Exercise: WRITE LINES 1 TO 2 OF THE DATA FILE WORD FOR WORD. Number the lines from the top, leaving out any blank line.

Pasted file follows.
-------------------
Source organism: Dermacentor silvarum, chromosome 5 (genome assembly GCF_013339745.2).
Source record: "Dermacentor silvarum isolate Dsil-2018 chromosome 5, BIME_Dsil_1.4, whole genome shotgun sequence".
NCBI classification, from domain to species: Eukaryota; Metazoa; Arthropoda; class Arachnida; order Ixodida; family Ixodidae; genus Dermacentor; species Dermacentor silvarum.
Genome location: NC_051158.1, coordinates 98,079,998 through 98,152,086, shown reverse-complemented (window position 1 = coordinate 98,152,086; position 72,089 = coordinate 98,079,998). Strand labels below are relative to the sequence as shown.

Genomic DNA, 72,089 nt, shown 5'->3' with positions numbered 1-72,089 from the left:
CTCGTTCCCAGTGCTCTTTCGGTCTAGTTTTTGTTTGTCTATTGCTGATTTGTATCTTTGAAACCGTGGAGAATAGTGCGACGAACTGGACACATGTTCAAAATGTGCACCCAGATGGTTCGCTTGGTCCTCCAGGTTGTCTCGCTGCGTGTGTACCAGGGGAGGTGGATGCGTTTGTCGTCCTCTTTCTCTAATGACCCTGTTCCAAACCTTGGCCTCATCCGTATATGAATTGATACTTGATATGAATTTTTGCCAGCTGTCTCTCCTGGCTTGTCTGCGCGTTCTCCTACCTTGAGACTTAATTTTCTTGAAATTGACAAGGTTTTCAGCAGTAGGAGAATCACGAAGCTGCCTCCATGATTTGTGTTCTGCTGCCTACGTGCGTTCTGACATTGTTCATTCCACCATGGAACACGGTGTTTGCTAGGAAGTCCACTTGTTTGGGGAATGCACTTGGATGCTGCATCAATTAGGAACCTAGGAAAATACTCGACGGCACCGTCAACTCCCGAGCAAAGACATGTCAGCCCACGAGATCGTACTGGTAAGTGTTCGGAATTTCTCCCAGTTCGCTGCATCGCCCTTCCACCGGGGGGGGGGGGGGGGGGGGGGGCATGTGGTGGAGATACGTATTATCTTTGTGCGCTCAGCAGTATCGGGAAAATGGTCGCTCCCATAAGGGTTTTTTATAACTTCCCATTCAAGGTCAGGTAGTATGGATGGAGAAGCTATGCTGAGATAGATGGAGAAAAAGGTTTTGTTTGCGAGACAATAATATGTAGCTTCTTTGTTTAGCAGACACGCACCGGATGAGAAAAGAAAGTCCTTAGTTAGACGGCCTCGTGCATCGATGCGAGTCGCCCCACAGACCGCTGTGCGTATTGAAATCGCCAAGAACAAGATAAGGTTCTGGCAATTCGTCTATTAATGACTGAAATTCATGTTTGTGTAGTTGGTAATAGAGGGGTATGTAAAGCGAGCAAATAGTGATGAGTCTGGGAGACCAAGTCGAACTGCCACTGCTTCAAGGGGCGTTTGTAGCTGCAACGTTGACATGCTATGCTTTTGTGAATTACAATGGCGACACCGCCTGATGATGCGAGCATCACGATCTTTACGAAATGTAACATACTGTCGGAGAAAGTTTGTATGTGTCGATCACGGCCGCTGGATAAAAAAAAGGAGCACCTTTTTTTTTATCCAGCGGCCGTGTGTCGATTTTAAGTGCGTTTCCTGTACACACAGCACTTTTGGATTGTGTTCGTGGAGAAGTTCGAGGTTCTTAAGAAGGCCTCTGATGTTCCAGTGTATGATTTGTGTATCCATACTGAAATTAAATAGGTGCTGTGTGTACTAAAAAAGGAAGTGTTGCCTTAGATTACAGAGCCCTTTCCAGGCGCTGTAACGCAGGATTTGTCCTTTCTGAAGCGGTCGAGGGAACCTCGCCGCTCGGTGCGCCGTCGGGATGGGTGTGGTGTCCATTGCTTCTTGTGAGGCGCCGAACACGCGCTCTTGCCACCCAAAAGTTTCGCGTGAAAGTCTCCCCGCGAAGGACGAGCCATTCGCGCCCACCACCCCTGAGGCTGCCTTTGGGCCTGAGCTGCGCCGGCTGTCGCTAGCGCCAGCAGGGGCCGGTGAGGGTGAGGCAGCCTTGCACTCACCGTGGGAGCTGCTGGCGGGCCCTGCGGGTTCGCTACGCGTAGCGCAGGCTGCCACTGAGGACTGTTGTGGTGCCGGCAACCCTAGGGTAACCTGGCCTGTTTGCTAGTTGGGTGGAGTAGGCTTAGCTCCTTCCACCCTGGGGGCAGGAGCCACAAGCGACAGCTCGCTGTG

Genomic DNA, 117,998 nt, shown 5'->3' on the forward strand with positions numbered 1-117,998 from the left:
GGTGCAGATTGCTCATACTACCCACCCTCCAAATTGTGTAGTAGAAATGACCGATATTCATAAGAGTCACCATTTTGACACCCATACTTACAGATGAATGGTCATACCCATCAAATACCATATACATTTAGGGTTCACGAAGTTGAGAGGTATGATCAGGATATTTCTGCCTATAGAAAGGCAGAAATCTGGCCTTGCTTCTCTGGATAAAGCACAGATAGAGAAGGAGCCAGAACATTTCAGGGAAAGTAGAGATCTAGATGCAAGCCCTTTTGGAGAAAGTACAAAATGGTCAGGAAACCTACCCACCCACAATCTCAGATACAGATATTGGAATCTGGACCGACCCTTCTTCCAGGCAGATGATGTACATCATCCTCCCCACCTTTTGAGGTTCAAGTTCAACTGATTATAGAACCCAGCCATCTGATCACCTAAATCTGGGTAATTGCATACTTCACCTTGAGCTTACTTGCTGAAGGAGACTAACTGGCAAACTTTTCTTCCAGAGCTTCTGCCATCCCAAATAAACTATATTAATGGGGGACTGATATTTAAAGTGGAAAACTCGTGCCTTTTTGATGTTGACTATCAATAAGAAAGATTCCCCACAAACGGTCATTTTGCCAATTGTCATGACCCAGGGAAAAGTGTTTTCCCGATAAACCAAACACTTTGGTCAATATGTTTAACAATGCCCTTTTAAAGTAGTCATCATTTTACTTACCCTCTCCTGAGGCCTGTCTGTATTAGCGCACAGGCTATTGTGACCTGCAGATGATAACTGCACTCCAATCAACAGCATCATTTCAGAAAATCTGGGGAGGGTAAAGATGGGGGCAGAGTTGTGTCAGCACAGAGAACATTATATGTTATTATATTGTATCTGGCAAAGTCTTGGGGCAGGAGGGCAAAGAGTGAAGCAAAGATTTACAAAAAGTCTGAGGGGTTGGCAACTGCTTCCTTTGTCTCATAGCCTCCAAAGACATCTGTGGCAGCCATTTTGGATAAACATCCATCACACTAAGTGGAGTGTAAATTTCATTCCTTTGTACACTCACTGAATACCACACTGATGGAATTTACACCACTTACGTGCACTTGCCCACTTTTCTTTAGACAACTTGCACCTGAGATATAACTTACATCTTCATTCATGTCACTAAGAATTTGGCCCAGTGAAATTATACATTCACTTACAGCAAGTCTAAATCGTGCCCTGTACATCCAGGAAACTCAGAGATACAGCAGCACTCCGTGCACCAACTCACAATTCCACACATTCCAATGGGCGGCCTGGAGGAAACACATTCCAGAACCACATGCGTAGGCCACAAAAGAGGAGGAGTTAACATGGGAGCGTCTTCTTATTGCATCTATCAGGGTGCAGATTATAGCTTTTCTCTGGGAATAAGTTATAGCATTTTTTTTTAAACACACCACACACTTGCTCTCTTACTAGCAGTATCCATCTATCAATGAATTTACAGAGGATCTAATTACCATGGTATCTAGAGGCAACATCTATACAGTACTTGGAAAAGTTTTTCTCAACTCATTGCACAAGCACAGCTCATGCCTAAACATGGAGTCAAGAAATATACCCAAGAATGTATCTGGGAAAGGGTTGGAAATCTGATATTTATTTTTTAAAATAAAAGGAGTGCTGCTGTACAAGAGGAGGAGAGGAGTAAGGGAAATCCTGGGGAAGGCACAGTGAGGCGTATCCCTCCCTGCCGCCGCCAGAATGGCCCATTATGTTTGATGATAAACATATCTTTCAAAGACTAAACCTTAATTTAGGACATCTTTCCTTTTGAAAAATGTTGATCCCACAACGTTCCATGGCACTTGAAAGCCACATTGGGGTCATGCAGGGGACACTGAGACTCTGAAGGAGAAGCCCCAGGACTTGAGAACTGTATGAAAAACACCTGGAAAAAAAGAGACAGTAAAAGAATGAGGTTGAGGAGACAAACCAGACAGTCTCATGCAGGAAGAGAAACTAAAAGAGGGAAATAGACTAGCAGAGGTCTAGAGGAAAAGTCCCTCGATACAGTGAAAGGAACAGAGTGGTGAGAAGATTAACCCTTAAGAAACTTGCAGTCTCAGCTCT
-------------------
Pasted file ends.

Source organism: Dermacentor silvarum, chromosome 5 (genome assembly GCF_013339745.2).
Source record: "Dermacentor silvarum isolate Dsil-2018 chromosome 5, BIME_Dsil_1.4, whole genome shotgun sequence".